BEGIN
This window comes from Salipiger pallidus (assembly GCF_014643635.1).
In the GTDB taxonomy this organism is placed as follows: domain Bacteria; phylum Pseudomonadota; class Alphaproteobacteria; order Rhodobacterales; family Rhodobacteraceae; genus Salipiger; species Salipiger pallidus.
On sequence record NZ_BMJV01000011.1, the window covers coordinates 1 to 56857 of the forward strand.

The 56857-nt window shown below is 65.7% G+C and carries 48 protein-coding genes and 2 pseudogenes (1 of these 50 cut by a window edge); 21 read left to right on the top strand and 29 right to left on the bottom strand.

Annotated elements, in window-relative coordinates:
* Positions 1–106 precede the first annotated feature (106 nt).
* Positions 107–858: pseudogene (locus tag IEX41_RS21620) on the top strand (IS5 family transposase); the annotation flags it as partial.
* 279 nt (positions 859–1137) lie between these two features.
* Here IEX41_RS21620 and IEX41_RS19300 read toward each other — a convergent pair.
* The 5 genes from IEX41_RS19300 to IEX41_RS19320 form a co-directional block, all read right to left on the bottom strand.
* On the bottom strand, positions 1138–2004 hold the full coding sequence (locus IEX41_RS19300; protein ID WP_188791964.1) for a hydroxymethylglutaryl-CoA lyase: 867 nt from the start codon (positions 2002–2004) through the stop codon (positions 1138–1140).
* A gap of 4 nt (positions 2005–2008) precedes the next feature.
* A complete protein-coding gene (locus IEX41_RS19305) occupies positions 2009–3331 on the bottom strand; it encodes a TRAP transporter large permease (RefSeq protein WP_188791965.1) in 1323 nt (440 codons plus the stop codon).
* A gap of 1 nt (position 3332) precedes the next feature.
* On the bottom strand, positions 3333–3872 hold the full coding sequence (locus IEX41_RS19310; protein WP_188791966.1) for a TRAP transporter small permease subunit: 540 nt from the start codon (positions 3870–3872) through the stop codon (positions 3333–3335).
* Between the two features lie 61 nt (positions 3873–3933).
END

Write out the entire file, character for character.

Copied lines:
This window comes from Salipiger pallidus (assembly GCF_014643635.1).
In the GTDB taxonomy this organism is placed as follows: domain Bacteria; phylum Pseudomonadota; class Alphaproteobacteria; order Rhodobacterales; family Rhodobacteraceae; genus Salipiger; species Salipiger pallidus.
On sequence record NZ_BMJV01000011.1, the window covers coordinates 1 to 56857 of the forward strand.

The 56857-nt window shown below is 65.7% G+C and carries 48 protein-coding genes and 2 pseudogenes (1 of these 50 cut by a window edge); 21 read left to right on the top strand and 29 right to left on the bottom strand.

Annotated elements, in window-relative coordinates:
* Positions 1–106 precede the first annotated feature (106 nt).
* Positions 107–858: pseudogene (locus tag IEX41_RS21620) on the top strand (IS5 family transposase); the annotation flags it as partial.
* 279 nt (positions 859–1137) lie between these two features.
* Here IEX41_RS21620 and IEX41_RS19300 read toward each other — a convergent pair.
* The 5 genes from IEX41_RS19300 to IEX41_RS19320 form a co-directional block, all read right to left on the bottom strand.
* On the bottom strand, positions 1138–2004 hold the full coding sequence (locus IEX41_RS19300; protein ID WP_188791964.1) for a hydroxymethylglutaryl-CoA lyase: 867 nt from the start codon (positions 2002–2004) through the stop codon (positions 1138–1140).
* A gap of 4 nt (positions 2005–2008) precedes the next feature.
* A complete protein-coding gene (locus IEX41_RS19305) occupies positions 2009–3331 on the bottom strand; it encodes a TRAP transporter large permease (RefSeq protein WP_188791965.1) in 1323 nt (440 codons plus the stop codon).
* A gap of 1 nt (position 3332) precedes the next feature.
* On the bottom strand, positions 3333–3872 hold the full coding sequence (locus IEX41_RS19310; protein WP_188791966.1) for a TRAP transporter small permease subunit: 540 nt from the start codon (positions 3870–3872) through the stop codon (positions 3333–3335).
* Between the two features lie 61 nt (positions 3873–3933).